See in Catholic Theology they consider these wilful sins, 'mortal sins' (see 1 John 5), which too are in the bible (*cough - until you mistranslate them as something else, like you did with 'bishop'.). If you commit a mortal sin, it's like a "Get out of Heaven Free" card, in the game of Soteriological Monopoly. You go to Hell. So if the Pope got up and said "I like Nickelback" (I think it's a mortal sin) then Papa Benny 16 would be having a 'dance with the devil in the pale moonlight' unless he confessed to a priest... or I guess himself? since he's like St. Peter circa 21st century.
Anyway, all this to say that in reading those verses and such I think I've realized that I'm not saved. I'd like to be, I just don't live well enough, every sin I commit is pretty much a mortal sin. But this brings me to even more ridiculous things about Christianity in general.
I was talking to Hannah the other day, and I realized that whether you're Catholic or Protestant, one of our doctrines still is that the Dalai Lama and Gandhi are going to Hell, but convert to Christianity, Son of Sam - David Burkewitz the serial killer, is going to Heaven. Isn't that weird? That in our theology, God is more pleased with the serial killer than other men who worked so hard to make the world a better place, and strove for Christian Ideals, even if they didn't know it or do it actively?
There's something so elegant and just about salvation by works. It is just. As Aristotle would say "Justice is giving to each man, that which he deserves". But in Christianity there really isn't any Aristotelian Justice. I mean, poor Christ, the only man who doesn't deserve it, suffers the wrath of God, and then bad people are made good. That doesn't seem just at all. Catholicism again answers this with Infused righteousness, where you actually merit your own salvation (work out your own salvation in fear and trembling-Philippians), albeit, through the grace of Christ.
So I wonder if I will see Jesus, having committed many mortal sins, and having tasted the Holy Spirit and turned away from him daily, and having every action of mine as utterly inadequate to appease a Holy God. Calvinism teaches that if God sent everyone to Hell, he would still be Good, and it would be a fair choice, so is my trouble with this fact, ingratitude? I mean, someone has to go to Hell. Someone does for sure, so am I just being self-centred to think myself as not 'someone'. I guess I'll have good company, I can talk to the Dalai Lama, Gandhi, Richard Dawkins, and see if Dante was right about the whole Popes in Hell deal.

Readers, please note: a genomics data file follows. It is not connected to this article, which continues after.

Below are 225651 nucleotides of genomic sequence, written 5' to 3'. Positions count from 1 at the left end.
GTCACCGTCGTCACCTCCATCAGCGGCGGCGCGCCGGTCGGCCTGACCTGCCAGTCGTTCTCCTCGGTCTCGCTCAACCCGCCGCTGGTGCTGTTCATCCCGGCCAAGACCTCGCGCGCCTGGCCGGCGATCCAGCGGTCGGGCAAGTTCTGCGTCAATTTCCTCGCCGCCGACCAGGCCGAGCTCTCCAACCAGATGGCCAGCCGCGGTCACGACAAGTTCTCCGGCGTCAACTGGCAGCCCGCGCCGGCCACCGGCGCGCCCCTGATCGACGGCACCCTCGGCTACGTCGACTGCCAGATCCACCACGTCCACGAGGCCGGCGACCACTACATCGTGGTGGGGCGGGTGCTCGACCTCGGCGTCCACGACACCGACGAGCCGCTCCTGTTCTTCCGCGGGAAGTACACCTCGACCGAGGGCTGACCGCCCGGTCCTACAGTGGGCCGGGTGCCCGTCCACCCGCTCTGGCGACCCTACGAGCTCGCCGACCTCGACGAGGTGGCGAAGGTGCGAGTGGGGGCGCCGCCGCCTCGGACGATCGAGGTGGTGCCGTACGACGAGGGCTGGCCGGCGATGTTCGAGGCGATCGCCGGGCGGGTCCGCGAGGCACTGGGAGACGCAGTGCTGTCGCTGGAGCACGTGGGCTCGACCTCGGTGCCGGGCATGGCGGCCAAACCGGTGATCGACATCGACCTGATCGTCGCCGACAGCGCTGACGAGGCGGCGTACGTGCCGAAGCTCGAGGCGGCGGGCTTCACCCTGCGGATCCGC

Of course I've been overtly trusting of Catholicism throughout this whole thing. Maybe the Catholics are lying or mistaken, maybe God just gave us Christ as the Word of God, and scripture is a good guess (this would be the logical conclusion as the canon of scripture was decided by Catholic councils), and we all are just supposed to enjoy ourselves. I don't think so though, it seems to easy.
I saw a group on facebook with a title like 'I love Allah and hope he forgives me', and I thought, hmm, that could be a Catholic title for a group probably. Is all we have hope that Christ will have merited our forgiveness? I guess. So I'm feeling very Islamic today. Strangely all the guilt and fear of Hell does little to nothing to abate my oncoming sins for today. They will occur as sure as the Sun will set and rise again, and I am left in this Manichean world of corruptness, and sin, in hope of grace.
The Calvinist preacher Jonathon Edwards wrote a sermon called 'Sinners in the Hands of an Angry God' and I quite like it, he wrote "Therefore let every one that is out of Christ, now awake and fly from the wrath to come". ... I just spent half an hour trying to find this quote to end on, but I can't find it, so I leave you with Jon Edwards (I think one of the most overrated writers ever, but that's just opinion).
So the Protestant tells me to awake and fly to Christ, and the Catholic tells me: "Extra Ecclesiam Nulla Salus" ... Outside the Church, there is no Salvation.